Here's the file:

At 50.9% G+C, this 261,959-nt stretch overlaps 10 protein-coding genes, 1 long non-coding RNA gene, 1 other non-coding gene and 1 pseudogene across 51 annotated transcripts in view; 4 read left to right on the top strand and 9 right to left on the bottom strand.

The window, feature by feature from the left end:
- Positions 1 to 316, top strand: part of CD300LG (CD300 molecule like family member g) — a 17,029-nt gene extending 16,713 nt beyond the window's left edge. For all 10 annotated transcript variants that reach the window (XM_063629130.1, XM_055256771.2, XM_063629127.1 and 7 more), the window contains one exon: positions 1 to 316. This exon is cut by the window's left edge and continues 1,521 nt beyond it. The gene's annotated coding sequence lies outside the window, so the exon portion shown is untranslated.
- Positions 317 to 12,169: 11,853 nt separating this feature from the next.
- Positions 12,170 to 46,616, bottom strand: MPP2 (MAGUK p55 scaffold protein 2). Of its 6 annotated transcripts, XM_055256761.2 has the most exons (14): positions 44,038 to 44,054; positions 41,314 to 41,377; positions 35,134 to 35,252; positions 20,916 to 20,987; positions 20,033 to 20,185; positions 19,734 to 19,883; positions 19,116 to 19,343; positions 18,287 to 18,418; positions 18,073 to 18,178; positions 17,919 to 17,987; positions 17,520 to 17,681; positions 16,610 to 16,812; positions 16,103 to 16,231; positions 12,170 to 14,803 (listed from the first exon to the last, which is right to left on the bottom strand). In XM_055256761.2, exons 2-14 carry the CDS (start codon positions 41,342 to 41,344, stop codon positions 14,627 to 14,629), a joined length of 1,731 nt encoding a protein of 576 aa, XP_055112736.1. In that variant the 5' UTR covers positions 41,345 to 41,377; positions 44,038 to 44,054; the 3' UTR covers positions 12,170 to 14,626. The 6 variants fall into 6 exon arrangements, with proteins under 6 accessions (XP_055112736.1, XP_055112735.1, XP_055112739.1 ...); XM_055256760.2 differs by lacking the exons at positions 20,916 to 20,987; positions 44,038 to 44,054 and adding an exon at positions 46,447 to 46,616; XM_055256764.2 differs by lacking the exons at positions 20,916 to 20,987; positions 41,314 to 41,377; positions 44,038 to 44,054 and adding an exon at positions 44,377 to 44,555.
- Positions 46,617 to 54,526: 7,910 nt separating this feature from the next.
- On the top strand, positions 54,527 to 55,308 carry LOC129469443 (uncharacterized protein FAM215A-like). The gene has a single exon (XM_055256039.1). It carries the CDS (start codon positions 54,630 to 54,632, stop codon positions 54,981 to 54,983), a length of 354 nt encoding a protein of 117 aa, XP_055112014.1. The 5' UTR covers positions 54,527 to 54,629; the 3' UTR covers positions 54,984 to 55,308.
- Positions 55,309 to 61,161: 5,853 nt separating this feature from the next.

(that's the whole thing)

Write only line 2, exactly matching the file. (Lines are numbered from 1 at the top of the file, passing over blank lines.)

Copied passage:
The window, feature by feature from the left end: